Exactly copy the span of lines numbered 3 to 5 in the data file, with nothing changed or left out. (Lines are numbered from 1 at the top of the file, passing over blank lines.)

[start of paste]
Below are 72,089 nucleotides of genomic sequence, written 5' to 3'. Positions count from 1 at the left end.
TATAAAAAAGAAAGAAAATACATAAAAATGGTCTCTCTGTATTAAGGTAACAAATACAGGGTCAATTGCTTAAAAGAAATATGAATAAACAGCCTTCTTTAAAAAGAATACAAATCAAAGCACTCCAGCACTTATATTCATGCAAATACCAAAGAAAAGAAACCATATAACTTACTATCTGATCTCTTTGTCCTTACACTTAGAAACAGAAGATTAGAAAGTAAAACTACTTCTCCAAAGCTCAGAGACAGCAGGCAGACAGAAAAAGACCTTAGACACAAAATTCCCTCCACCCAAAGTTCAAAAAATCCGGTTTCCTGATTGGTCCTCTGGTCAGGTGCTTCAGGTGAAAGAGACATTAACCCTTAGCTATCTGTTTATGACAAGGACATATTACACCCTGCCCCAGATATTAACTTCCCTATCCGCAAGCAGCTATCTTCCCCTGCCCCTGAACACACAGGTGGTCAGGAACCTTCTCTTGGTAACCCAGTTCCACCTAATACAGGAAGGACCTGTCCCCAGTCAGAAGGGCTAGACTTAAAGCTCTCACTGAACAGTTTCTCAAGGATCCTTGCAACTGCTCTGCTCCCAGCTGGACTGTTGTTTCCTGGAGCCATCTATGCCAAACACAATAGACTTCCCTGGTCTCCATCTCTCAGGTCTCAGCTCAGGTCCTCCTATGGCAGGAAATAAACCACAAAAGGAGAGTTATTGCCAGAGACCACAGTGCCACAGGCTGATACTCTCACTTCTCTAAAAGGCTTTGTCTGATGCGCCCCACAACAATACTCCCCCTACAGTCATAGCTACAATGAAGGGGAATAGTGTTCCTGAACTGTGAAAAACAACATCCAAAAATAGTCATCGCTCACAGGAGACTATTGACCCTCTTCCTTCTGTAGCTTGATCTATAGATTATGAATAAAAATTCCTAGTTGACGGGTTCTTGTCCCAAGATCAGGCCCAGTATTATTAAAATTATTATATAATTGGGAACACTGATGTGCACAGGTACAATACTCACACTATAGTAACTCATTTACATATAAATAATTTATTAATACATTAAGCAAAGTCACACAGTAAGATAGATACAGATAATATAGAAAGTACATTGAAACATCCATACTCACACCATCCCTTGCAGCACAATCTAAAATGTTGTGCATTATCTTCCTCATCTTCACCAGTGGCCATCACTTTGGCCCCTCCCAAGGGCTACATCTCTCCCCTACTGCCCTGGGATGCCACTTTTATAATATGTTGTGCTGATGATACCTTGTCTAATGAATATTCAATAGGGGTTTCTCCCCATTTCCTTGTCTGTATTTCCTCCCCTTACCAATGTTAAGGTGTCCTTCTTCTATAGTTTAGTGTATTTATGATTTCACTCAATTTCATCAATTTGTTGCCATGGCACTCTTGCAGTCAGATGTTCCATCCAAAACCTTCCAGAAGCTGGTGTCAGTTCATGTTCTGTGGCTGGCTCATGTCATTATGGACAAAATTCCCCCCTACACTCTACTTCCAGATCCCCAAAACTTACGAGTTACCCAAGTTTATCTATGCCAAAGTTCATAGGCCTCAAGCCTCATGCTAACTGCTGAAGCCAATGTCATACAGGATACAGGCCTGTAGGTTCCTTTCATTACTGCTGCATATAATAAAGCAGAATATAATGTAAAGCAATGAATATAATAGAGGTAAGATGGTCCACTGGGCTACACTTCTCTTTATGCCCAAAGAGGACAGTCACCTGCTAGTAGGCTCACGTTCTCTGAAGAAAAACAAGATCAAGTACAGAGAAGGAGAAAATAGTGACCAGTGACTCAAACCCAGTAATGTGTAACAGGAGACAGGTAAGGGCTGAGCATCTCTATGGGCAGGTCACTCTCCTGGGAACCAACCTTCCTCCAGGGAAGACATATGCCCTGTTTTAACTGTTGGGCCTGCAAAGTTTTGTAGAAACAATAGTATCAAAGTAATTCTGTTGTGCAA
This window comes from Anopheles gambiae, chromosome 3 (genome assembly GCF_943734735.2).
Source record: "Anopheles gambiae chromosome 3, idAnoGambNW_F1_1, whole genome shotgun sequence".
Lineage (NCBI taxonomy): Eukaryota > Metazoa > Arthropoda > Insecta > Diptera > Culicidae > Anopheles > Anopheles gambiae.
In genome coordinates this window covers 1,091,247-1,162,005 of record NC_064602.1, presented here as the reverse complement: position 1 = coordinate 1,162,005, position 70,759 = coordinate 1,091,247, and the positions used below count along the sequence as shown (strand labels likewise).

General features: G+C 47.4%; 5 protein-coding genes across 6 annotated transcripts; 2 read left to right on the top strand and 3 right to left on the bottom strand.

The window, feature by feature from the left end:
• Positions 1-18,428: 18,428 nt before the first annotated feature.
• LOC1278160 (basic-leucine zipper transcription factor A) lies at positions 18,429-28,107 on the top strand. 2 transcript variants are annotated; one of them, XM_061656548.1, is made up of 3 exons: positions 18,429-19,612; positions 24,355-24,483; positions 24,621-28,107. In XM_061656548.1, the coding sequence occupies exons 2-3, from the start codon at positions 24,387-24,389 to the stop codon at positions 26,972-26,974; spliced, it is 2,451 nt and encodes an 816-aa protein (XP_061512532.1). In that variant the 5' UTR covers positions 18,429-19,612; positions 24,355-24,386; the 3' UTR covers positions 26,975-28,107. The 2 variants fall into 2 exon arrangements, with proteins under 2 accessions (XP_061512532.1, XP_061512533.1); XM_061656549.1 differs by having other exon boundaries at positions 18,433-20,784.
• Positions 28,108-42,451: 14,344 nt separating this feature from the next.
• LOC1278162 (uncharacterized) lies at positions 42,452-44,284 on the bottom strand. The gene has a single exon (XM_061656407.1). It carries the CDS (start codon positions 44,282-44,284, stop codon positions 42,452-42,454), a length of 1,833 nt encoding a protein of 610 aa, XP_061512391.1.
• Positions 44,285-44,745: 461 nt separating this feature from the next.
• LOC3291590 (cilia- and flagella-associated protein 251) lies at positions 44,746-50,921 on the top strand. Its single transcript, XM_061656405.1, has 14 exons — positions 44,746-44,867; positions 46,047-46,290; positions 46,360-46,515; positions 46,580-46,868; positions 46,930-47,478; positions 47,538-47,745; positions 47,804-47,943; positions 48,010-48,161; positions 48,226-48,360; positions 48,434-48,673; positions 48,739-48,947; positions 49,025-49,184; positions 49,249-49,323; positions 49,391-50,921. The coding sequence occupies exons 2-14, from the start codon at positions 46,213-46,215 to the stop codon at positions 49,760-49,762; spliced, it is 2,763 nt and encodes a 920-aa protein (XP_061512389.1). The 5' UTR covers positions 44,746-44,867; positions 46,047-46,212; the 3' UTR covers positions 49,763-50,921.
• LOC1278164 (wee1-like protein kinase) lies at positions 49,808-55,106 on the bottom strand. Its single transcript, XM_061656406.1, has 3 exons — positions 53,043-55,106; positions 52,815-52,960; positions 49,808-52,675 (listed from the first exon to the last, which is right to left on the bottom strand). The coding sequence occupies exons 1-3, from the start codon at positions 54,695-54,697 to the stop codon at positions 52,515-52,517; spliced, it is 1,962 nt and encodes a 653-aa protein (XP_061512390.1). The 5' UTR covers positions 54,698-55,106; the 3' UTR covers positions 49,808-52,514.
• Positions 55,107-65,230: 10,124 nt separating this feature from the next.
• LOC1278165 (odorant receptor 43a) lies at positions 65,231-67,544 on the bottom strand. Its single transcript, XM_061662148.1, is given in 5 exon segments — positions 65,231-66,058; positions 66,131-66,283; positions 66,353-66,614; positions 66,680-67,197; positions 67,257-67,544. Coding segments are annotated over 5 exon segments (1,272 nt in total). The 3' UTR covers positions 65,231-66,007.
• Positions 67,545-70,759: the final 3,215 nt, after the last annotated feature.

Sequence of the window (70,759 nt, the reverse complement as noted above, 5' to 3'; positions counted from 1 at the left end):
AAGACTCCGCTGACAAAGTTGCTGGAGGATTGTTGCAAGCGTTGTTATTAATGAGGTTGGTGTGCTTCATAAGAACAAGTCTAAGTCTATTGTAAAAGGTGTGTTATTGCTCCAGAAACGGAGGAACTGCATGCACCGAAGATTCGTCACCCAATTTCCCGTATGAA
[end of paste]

This window comes from Anopheles gambiae, chromosome 3 (genome assembly GCF_943734735.2).
Source record: "Anopheles gambiae chromosome 3, idAnoGambNW_F1_1, whole genome shotgun sequence".
Lineage (NCBI taxonomy): Eukaryota > Metazoa > Arthropoda > Insecta > Diptera > Culicidae > Anopheles > Anopheles gambiae.